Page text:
SA economy recovering slowly, index shows

SOUTH Africa’s economy is recovering, albeit at a slow pace, according to the BankservAfrica Economic Transaction Index (Beti) released on Wednesday.

“The first positive … Beti in six months shows that the South African economy recovered in October,” BankservAfrica said in a statement.

“Despite the low 0.2% reading, it is the best number in seven months, and the monthly change which increased by 0.6% on September makes for quite positive reading.”

It said “stronger and more robust economic trends” were still being felt but quarterly numbers were still negative mainly due to a very weak August.

“The actual Beti number was 121.1, which was the highest in three months, further reinforcing the recovery trend. Although this recovery is becoming entrenched, the speed is still debatable.”

It said once the next set of numbers came in it was very likely that the quarter-on-quarter changes would be positive. However, there could be further problems with power constraints.

“What is, however, still a problem is that strikes, such as the post office strike, are still impacting negatively on economic performance,” it said.

“Many postal cheques have probably been delayed and this is reflected in the fact that the number of cheque transactions declined by over 30% for the first time since April, when there was also a partial post office strike.”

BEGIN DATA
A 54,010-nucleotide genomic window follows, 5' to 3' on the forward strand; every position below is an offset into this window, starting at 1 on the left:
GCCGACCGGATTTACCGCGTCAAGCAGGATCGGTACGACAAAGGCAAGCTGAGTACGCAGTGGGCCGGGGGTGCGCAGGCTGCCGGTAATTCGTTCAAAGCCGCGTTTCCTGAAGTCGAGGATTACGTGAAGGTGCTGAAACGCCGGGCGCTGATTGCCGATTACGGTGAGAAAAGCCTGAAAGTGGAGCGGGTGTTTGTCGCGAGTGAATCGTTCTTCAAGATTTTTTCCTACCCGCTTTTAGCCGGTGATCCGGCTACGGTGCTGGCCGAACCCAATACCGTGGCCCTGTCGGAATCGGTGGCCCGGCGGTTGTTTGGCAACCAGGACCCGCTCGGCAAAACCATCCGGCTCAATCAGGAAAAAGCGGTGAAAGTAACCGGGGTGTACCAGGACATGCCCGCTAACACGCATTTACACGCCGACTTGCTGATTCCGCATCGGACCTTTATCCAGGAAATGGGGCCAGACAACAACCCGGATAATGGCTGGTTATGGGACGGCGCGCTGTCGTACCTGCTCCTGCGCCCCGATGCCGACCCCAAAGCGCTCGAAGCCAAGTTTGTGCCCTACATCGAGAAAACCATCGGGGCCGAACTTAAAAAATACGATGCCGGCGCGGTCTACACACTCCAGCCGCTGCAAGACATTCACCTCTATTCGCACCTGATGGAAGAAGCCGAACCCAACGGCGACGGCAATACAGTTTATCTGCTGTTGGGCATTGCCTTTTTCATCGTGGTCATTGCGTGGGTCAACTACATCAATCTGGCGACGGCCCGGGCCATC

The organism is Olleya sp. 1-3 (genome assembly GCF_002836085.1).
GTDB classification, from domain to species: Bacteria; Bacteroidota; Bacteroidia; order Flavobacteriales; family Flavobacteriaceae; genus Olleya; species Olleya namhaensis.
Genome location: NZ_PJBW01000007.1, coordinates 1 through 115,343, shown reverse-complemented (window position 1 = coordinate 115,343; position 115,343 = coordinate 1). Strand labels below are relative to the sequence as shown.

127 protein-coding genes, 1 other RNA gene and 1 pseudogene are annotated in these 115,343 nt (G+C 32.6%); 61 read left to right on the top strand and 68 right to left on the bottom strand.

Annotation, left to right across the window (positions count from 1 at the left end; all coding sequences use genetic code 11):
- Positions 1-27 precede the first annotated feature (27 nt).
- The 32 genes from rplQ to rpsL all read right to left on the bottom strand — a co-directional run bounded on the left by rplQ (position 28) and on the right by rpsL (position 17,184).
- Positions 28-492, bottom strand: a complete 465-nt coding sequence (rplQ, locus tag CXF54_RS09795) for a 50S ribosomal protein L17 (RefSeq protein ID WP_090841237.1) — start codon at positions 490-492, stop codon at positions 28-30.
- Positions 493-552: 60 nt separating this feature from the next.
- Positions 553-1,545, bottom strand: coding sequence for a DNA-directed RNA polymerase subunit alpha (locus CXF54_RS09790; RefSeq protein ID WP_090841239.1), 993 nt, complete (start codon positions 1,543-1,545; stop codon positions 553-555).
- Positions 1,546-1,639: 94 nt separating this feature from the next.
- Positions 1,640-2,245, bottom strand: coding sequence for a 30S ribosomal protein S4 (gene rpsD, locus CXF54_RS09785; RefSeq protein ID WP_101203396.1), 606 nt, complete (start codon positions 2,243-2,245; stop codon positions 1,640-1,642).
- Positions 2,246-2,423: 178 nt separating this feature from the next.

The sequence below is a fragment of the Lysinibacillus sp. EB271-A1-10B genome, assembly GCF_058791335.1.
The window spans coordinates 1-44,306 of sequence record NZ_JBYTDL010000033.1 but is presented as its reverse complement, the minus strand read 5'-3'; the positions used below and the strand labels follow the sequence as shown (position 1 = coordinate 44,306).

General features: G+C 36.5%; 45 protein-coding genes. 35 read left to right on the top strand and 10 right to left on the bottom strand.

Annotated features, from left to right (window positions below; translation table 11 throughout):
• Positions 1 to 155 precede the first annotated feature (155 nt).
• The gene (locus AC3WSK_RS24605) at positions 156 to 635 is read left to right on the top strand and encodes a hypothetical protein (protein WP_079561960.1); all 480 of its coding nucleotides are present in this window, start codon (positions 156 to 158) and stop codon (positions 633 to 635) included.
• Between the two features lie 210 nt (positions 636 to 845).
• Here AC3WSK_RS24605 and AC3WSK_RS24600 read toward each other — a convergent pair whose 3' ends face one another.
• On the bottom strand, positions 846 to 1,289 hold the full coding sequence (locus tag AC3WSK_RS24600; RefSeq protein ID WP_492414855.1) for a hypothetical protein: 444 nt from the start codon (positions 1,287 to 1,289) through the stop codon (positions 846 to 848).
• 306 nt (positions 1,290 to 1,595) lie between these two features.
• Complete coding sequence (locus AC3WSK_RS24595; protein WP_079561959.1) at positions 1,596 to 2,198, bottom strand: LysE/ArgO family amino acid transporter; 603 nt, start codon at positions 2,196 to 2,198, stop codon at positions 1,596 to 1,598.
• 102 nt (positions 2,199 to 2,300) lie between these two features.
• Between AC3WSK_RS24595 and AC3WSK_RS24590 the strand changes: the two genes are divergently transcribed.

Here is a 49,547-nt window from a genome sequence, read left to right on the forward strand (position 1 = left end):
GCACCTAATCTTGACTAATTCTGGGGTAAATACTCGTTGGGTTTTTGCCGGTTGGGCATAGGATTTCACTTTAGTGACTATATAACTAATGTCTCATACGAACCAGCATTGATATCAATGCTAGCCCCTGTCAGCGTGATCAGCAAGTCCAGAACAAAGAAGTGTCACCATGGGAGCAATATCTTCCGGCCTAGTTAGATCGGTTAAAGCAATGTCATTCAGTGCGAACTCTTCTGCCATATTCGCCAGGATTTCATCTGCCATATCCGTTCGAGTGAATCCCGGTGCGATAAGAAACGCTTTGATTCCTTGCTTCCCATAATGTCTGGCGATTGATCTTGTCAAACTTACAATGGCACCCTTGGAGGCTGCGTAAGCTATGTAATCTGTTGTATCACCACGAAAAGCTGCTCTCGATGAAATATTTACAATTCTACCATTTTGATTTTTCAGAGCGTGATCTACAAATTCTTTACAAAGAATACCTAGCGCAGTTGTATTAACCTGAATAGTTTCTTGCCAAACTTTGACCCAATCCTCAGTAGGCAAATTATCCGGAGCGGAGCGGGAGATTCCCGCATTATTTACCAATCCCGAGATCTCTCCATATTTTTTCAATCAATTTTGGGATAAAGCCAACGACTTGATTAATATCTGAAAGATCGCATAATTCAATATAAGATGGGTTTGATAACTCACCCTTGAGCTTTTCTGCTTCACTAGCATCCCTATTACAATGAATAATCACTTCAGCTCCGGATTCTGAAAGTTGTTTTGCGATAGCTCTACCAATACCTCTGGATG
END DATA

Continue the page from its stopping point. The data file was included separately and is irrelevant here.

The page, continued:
It said cheque transactions were generally in decline as banking was becoming more electronic in nature.

However, a 30% decline year on year had only happened on three previous occasions, twice during post office strikes, and once when the rules for cheques changed.

“The average decline of 26.2% over the last 12 months is also very high. Although not all of this would be due to the post office strike, some of it certainly will be.”

The standardised Beti indicated that nominal transactions reached R675bn for the month.

BankservAfrica said the economy was getting back on its feet, but was “not yet walking”.

“With both September and October breaking the downward trend, it should be safe to assume that the South African economy is showing some bounce-back. Hopefully the current power constraints do not again change the recovery trend,” it said.

“Still, the Beti shows that the South African economy is not completely out of the woods. We now expect growth closer to the 2% to 2.5% range in the fourth quarter for SA.

“However, one must also take the effect of the power situation into account. We will not have a clear picture of this until the November data are available.”

– SAPA

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